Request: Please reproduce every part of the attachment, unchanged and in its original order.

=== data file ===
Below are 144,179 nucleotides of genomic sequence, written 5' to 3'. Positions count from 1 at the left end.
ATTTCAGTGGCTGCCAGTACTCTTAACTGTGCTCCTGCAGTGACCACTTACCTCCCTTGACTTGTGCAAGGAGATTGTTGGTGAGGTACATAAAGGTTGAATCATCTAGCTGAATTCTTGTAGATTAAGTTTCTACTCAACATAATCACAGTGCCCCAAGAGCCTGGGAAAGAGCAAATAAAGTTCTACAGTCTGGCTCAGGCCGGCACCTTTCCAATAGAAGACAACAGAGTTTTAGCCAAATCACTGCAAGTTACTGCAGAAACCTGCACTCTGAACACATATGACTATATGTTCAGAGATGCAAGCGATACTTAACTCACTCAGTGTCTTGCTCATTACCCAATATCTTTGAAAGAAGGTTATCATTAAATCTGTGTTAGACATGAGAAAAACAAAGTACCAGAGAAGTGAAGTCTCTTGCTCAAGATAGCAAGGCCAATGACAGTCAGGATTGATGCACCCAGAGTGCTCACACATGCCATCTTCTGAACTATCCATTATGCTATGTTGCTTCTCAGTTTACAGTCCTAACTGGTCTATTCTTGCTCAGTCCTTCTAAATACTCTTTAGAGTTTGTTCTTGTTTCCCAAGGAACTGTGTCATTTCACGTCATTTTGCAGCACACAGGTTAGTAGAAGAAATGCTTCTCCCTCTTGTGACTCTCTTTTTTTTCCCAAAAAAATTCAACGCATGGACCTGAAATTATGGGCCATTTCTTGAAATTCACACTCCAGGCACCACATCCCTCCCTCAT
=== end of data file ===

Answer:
Below are 144,179 nucleotides of genomic sequence, written 5' to 3'. Positions count from 1 at the left end.
ATTTCAGTGGCTGCCAGTACTCTTAACTGTGCTCCTGCAGTGACCACTTACCTCCCTTGACTTGTGCAAGGAGATTGTTGGTGAGGTACATAAAGGTTGAATCATCTAGCTGAATTCTTGTAGATTAAGTTTCTACTCAACATAATCACAGTGCCCCAAGAGCCTGGGAAAGAGCAAATAAAGTTCTACAGTCTGGCTCAGGCCGGCACCTTTCCAATAGAAGACAACAGAGTTTTAGCCAAATCACTGCAAGTTACTGCAGAAACCTGCACTCTGAACACATATGACTATATGTTCAGAGATGCAAGCGATACTTAACTCACTCAGTGTCTTGCTCATTACCCAATATCTTTGAAAGAAGGTTATCATTAAATCTGTGTTAGACATGAGAAAAACAAAGTACCAGAGAAGTGAAGTCTCTTGCTCAAGATAGCAAGGCCAATGACAGTCAGGATTGATGCACCCAGAGTGCTCACACATGCCATCTTCTGAACTATCCATTATGCTATGTTGCTTCTCAGTTTACAGTCCTAACTGGTCTATTCTTGCTCAGTCCTTCTAAATACTCTTTAGAGTTTGTTCTTGTTTCCCAAGGAACTGTGTCATTTCACGTCATTTTGCAGCACACAGGTTAGTAGAAGAAATGCTTCTCCCTCTTGTGACTCTCTTTTTTTTCCCAAAAAAATTCAACGCATGGACCTGAAATTATGGGCCATTTCTTGAAATTCACACTCCAGGCACCACATCCCTCCCTCAT